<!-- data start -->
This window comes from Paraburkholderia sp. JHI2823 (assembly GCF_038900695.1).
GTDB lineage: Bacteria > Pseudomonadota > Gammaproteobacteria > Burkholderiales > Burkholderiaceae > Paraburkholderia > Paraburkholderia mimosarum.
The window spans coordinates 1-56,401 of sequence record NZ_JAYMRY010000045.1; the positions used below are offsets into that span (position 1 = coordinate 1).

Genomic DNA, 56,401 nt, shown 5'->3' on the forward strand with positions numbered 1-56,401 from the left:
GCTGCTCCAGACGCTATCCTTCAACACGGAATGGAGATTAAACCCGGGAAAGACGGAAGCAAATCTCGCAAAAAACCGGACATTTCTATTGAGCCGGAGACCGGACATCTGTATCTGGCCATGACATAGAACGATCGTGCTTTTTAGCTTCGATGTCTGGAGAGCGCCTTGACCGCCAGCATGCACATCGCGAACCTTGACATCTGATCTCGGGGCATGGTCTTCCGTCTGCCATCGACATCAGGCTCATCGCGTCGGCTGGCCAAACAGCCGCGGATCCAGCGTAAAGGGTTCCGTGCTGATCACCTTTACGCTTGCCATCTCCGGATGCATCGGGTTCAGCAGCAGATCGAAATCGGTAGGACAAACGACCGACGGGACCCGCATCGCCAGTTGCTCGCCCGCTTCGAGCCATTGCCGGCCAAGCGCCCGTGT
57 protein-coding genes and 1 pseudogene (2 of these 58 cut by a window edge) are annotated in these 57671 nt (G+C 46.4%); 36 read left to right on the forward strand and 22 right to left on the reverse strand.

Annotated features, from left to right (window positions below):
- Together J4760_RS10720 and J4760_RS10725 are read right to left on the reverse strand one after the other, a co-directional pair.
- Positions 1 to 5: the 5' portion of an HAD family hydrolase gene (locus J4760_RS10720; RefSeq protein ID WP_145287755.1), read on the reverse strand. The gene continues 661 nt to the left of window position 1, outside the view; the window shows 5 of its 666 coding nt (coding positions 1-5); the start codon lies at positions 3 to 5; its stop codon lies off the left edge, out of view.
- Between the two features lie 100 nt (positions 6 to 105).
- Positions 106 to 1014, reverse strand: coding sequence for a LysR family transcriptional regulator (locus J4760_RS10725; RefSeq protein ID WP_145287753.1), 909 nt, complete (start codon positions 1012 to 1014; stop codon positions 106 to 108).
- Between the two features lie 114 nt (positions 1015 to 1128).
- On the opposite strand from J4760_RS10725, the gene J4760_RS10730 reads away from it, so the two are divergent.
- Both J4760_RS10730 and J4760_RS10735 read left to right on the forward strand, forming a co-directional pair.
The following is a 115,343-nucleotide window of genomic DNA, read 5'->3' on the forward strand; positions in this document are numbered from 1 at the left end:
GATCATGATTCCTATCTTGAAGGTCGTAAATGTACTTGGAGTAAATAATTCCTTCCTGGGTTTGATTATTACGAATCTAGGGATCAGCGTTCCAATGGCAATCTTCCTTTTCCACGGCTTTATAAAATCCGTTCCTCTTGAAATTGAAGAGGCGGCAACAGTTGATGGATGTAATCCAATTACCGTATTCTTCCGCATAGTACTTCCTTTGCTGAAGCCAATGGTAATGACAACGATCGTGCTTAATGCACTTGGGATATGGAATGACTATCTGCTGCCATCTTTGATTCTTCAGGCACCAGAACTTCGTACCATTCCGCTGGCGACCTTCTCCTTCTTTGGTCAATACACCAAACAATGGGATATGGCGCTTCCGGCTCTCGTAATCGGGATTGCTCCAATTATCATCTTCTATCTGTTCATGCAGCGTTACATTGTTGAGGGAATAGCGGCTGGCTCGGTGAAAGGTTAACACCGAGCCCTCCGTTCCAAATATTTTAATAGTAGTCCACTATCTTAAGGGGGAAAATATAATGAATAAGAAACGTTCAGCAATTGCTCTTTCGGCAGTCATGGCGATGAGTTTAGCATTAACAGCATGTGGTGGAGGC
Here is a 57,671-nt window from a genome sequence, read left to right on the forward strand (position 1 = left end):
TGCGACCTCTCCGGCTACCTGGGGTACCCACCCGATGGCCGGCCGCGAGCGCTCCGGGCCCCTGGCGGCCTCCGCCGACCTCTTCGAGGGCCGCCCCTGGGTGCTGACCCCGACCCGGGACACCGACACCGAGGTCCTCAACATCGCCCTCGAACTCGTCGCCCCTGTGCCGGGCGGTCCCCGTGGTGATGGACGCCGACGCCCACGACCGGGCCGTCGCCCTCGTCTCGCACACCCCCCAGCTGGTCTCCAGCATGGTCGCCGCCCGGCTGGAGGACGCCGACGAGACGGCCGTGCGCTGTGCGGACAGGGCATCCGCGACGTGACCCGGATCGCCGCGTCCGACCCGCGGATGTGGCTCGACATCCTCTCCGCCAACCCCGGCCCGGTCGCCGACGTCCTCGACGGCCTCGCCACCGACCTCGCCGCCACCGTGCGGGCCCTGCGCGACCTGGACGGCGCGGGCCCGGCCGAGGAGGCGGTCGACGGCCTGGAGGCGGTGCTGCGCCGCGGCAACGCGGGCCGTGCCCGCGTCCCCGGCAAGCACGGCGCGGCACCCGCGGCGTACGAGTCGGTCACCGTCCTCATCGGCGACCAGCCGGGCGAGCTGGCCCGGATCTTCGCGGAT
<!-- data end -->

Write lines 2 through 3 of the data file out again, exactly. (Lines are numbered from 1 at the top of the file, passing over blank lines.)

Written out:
GTDB lineage: Bacteria > Pseudomonadota > Gammaproteobacteria > Burkholderiales > Burkholderiaceae > Paraburkholderia > Paraburkholderia mimosarum.
The window spans coordinates 1-56,401 of sequence record NZ_JAYMRY010000045.1; the positions used below are offsets into that span (position 1 = coordinate 1).